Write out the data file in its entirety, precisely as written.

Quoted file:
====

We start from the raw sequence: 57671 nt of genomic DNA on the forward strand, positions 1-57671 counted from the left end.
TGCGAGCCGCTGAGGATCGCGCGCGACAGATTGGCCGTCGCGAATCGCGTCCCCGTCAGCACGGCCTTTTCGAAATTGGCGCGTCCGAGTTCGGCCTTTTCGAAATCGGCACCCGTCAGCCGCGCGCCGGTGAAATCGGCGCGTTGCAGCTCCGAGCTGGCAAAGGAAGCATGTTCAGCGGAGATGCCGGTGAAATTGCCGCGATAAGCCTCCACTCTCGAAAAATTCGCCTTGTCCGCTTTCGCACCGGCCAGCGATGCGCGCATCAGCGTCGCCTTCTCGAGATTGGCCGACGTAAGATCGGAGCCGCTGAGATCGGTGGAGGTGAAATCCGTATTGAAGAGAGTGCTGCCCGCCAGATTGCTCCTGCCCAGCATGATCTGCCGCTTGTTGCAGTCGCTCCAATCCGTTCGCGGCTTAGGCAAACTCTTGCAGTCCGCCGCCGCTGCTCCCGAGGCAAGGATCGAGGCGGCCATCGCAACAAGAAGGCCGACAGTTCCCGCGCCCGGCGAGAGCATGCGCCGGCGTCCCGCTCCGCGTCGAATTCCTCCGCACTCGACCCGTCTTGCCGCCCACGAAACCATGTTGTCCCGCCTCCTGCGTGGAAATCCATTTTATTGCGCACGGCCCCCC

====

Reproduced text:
We start from the raw sequence: 57671 nt of genomic DNA on the forward strand, positions 1-57671 counted from the left end.
TGCGAGCCGCTGAGGATCGCGCGCGACAGATTGGCCGTCGCGAATCGCGTCCCCGTCAGCACGGCCTTTTCGAAATTGGCGCGTCCGAGTTCGGCCTTTTCGAAATCGGCACCCGTCAGCCGCGCGCCGGTGAAATCGGCGCGTTGCAGCTCCGAGCTGGCAAAGGAAGCATGTTCAGCGGAGATGCCGGTGAAATTGCCGCGATAAGCCTCCACTCTCGAAAAATTCGCCTTGTCCGCTTTCGCACCGGCCAGCGATGCGCGCATCAGCGTCGCCTTCTCGAGATTGGCCGACGTAAGATCGGAGCCGCTGAGATCGGTGGAGGTGAAATCCGTATTGAAGAGAGTGCTGCCCGCCAGATTGCTCCTGCCCAGCATGATCTGCCGCTTGTTGCAGTCGCTCCAATCCGTTCGCGGCTTAGGCAAACTCTTGCAGTCCGCCGCCGCTGCTCCCGAGGCAAGGATCGAGGCGGCCATCGCAACAAGAAGGCCGACAGTTCCCGCGCCCGGCGAGAGCATGCGCCGGCGTCCCGCTCCGCGTCGAATTCCTCCGCACTCGACCCGTCTTGCCGCCCACGAAACCATGTTGTCCCGCCTCCTGCGTGGAAATCCATTTTATTGCGCACGGCCCCCC